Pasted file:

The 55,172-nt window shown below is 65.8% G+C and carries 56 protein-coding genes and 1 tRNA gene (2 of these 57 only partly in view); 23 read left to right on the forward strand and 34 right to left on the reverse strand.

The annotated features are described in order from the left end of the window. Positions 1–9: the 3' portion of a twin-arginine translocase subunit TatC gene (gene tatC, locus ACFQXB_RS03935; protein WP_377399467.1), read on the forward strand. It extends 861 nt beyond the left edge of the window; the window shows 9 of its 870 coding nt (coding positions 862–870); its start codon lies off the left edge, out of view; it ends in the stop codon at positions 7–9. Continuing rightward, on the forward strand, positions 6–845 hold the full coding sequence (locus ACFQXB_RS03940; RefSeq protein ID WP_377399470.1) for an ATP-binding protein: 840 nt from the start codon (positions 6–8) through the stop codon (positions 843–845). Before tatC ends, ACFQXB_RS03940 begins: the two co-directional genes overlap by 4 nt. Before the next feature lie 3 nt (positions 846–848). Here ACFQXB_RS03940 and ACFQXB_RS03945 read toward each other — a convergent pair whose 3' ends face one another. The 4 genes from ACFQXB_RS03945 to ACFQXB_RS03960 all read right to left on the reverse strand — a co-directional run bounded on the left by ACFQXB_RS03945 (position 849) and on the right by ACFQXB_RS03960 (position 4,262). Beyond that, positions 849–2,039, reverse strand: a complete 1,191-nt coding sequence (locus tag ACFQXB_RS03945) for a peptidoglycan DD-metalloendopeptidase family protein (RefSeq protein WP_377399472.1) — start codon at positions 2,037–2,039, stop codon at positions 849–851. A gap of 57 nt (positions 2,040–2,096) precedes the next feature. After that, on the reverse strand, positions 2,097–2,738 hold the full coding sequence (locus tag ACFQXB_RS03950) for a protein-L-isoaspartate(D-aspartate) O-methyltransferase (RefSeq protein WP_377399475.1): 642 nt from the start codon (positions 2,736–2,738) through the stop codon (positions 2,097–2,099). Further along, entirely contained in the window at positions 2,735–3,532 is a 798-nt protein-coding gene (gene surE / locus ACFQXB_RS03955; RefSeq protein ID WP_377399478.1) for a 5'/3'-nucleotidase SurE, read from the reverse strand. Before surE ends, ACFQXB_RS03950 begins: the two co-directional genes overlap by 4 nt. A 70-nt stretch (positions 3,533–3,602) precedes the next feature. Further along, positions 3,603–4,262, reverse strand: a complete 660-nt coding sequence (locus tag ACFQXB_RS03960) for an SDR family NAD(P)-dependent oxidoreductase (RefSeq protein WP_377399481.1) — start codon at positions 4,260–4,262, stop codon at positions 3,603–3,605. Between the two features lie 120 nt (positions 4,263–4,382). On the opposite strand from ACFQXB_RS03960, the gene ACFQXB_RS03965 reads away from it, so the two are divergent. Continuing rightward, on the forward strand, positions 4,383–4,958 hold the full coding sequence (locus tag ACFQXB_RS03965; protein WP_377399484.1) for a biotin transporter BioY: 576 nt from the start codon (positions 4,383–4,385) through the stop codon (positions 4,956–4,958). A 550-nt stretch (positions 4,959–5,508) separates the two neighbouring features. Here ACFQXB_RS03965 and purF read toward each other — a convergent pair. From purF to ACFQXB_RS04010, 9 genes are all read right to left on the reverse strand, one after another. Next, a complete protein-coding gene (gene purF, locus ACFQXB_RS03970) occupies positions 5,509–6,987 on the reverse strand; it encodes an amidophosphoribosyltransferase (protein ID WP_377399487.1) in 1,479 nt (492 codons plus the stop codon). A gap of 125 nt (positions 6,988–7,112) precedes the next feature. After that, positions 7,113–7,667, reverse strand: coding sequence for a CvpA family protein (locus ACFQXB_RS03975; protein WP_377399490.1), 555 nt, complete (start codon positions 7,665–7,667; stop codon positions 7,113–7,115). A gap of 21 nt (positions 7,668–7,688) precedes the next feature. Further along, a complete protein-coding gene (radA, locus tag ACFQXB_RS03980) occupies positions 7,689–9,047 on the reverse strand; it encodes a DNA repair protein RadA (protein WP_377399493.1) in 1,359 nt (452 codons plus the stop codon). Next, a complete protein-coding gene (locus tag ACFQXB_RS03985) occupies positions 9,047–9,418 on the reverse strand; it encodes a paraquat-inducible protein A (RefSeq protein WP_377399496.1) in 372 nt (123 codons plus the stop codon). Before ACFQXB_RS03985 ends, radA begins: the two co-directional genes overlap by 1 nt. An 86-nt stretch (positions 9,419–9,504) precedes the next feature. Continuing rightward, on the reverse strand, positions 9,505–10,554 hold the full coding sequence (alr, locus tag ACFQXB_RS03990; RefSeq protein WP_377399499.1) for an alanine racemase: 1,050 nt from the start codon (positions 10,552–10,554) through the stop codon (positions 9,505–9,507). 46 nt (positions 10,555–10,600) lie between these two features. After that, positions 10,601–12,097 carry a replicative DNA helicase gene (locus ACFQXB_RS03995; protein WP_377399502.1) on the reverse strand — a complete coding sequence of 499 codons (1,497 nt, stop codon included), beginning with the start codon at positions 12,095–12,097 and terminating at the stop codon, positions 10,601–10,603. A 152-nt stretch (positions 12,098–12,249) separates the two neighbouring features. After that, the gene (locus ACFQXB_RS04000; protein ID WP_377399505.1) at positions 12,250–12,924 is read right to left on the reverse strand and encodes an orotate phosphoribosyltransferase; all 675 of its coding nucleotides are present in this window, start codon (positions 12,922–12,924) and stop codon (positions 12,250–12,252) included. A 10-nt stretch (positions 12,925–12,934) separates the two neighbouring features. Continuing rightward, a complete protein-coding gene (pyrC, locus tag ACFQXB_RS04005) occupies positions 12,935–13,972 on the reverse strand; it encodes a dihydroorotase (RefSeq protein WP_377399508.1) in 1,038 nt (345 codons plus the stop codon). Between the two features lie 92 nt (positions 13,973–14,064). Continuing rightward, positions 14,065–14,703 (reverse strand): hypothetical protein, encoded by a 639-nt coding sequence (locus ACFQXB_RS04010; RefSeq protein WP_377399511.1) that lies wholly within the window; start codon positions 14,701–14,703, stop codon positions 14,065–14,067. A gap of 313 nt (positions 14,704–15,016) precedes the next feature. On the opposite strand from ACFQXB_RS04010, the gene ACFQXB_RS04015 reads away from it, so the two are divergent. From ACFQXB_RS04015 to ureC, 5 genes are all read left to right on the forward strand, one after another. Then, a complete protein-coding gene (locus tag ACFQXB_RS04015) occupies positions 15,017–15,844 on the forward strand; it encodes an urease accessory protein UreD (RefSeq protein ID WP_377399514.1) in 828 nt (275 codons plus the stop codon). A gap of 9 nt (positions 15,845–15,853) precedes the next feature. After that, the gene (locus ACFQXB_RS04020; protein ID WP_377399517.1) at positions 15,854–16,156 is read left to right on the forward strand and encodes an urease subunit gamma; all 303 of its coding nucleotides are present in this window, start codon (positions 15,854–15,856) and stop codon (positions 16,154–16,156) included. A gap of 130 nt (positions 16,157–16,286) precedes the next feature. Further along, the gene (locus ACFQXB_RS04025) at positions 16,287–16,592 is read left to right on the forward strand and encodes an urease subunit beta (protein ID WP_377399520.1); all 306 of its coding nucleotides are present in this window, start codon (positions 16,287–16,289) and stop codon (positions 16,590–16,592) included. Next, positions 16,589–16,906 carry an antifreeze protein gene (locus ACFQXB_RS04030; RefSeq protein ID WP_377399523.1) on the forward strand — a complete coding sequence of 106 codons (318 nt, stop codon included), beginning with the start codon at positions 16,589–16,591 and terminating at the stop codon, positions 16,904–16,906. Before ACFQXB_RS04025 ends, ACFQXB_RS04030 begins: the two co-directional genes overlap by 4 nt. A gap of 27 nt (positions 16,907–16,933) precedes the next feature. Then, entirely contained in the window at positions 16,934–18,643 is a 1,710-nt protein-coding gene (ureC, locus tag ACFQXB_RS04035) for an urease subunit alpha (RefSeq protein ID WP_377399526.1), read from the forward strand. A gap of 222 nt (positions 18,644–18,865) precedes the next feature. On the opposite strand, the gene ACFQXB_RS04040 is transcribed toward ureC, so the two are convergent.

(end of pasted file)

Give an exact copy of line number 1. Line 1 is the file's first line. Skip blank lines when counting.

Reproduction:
The 55,172-nt window shown below is 65.8% G+C and carries 56 protein-coding genes and 1 tRNA gene (2 of these 57 only partly in view); 23 read left to right on the forward strand and 34 right to left on the reverse strand.